Magic T Theory
A Read A Long:
A 1997 Introduction to T Theory
by Terrence H. Laundry,
Welcome to my 1997 update of my T Theory which I discovered during the 1970’s. This Introduction contains edited past material to give what I hope is the best overview of the time symmetry property which I believe underlies all market trends. This tool can provide investors a great deal of insight to investment trends and I hope the information proves helpful in your own endeavors. Please keep in mind Laundry and Company materials are provided for educational purposes and of course can not be guaranteed.
If you find the material useful and wish to purse our work further please speak with Paula Burke my Vice President at our toll free number 1-888-228-2995. Our current publications are available for as little as $50 per year and many more resources are available at no cost at our web site www.amshar.com Now a bit about the history of what I call The Theory of Matched Trend Time or just T Theory for short.
The History of T Theory
T Theory is a method of analyzing general investment trends using a time symmetry property I discovered in the early 1970’s. At that time the time symmetry was christened “The Law of Matched Trend Time” because it basically states the duration over which investors can obtain “superior equity returns” will always be equal to the previous time period in which returns were subnormal. A simpler way to put it is to say the market can only “make a strong run ” as long as it has previously ”rested”. As you might expect, the practical purpose of the theory is to anticipate the runs of “superior returns”.
This time match property can be shown to be reasonably accurate and reliable historically so I have proposed as a natural property inherent in market trends but of course we have no real knowledge, so results can not be guaranteed. The time symmetry is most easily represented by the graphical “T” thus the name T Theory. In all instances the left side of the graphical T spans the market’s “rest period” while the right side spans the “ run period’ where returns should be the greatest.
Since its discovery there have been a number of successes which I have referenced for interested readers. During the early years, I became acquainted with Marty Schwartz, who took a very early interest in the T concept, and applied his exceptional talents to become one of the greatest stock market traders. His exploits, philosophy and comments on my theory were presented in Market Wizards by Jack Schwager1 in 1989. To this day I still receive inquires on how to obtain the “secrets to wealth” that Marty discussed in this book. On this point I am sorry to to inform many of you that there are no easy secrets, only powerful tools with which you might learn to uncover major opportunities before the masses arrive.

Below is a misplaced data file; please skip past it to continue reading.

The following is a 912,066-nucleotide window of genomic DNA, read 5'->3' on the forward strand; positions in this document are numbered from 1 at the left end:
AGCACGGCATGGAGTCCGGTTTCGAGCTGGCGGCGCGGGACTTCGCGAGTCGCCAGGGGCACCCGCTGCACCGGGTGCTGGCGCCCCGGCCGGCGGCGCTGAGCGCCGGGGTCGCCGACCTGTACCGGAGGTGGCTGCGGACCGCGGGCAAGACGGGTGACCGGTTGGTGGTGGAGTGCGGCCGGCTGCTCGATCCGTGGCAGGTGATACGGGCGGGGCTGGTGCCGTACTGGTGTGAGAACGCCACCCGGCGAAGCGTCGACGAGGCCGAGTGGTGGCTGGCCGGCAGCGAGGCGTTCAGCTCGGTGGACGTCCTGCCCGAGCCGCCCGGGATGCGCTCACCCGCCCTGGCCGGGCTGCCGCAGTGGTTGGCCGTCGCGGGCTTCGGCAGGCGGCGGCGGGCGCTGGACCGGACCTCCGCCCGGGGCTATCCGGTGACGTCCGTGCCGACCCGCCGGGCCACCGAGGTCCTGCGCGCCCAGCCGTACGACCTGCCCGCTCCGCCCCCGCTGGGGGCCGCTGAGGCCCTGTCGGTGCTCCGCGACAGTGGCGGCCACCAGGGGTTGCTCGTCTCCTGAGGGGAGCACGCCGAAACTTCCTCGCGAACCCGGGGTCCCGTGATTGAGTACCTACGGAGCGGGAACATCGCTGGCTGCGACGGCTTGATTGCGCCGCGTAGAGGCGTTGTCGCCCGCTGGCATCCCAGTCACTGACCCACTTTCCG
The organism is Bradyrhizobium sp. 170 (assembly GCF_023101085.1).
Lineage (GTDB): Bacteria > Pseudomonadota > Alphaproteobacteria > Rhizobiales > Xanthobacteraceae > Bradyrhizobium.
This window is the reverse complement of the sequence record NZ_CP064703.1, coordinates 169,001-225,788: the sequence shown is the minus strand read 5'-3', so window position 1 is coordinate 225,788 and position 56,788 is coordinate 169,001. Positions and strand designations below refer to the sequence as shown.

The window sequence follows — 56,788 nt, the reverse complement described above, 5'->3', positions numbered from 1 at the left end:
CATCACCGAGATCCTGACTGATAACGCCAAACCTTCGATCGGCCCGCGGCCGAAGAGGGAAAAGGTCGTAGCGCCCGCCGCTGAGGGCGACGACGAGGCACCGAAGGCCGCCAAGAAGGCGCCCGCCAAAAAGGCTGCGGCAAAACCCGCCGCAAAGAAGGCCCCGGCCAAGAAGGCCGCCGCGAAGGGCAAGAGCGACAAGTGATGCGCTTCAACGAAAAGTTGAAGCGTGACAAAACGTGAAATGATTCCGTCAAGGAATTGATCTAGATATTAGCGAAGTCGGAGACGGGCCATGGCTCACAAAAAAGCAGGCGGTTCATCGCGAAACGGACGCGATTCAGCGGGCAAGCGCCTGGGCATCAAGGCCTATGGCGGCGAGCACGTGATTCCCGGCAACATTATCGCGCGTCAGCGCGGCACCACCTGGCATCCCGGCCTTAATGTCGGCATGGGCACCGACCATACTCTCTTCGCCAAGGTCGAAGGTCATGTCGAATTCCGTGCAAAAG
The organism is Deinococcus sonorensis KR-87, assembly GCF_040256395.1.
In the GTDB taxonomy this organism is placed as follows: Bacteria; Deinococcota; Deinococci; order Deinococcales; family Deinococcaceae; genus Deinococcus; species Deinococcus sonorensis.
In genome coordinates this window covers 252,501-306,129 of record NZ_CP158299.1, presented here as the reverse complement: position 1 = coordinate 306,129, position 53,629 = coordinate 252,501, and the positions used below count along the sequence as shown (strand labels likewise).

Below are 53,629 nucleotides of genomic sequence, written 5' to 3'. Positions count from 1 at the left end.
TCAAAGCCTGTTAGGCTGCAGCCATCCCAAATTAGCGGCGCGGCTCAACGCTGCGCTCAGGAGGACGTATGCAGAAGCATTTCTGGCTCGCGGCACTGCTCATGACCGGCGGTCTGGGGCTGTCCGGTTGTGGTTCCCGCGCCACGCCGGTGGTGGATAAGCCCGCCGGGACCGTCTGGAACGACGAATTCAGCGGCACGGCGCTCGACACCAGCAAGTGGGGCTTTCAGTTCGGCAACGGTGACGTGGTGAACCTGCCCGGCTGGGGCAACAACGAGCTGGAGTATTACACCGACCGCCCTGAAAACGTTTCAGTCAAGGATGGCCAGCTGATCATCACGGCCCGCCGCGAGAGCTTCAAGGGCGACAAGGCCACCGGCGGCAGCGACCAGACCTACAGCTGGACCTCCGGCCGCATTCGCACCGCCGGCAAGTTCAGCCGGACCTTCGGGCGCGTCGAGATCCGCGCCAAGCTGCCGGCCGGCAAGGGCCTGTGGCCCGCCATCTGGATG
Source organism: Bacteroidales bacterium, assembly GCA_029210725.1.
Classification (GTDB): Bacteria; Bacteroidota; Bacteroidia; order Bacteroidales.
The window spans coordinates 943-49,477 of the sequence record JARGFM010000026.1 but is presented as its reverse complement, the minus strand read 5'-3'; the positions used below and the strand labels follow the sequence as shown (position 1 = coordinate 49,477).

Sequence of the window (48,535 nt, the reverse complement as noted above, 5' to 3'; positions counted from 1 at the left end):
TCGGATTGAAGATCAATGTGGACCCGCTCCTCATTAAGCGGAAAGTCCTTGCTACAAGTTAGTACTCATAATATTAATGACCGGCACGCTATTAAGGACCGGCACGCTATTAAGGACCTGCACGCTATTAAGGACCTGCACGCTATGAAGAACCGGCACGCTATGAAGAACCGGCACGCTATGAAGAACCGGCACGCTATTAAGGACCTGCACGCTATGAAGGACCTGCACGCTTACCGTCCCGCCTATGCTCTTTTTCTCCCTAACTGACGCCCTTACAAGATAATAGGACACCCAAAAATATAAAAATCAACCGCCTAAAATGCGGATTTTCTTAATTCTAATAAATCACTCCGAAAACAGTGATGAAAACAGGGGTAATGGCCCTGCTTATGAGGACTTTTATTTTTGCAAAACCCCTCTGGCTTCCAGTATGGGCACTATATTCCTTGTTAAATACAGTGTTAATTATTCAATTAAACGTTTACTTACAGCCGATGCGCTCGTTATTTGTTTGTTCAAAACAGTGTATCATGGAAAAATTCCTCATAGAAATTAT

Marty and I have often talked over the years about the special advantages conferred on us by our US Marine Corps training. It takes a special state of mind to “sign up” for a short boat trip, in a flimsy landing craft, to a beach completely controlled by hordes who have anticipated your arrival and have set up every imaginable way to do you in. Buying into major market opportunities presents a similarly discouraging picture. You may have good reason to anticipate profits, but if a great opportunity does indeed exist, nearly everyone will be against you, including your friends, and the predominant opinion expressed by your peers, including people you respect, will be that you are embarking on a foolhardy enterprise.
I believe that T Theory’s major contribution will be to show you why it will always be difficult to buy at major lows, but using its reasoning you may be able to overcome these obstacles. At each and every great buying point you must struggle at the “moment of truth” where you face seemingly overwhelming negative odds. In T Theory this moment of truth is called “The center post of the T”. It represents the point in time where all the bearish negatives of the past have been discounted by the market and is a bout to be transformed into an emerging, new bull market.
Finding this key juncture is a potentially dangerous occupation, but as with all good Marines, one eventually remembers during the heat of battle, to keep ones head down, shoot straight when it’s your turn
1 Jack D. Schwager, Marty Schwartz, Market Wizards , (New York Institute of Finance, Simon & Schuster, 1989), p 263. A 1997 Introduction to T Theory Copyright 1997 by Terry Laundry Page 1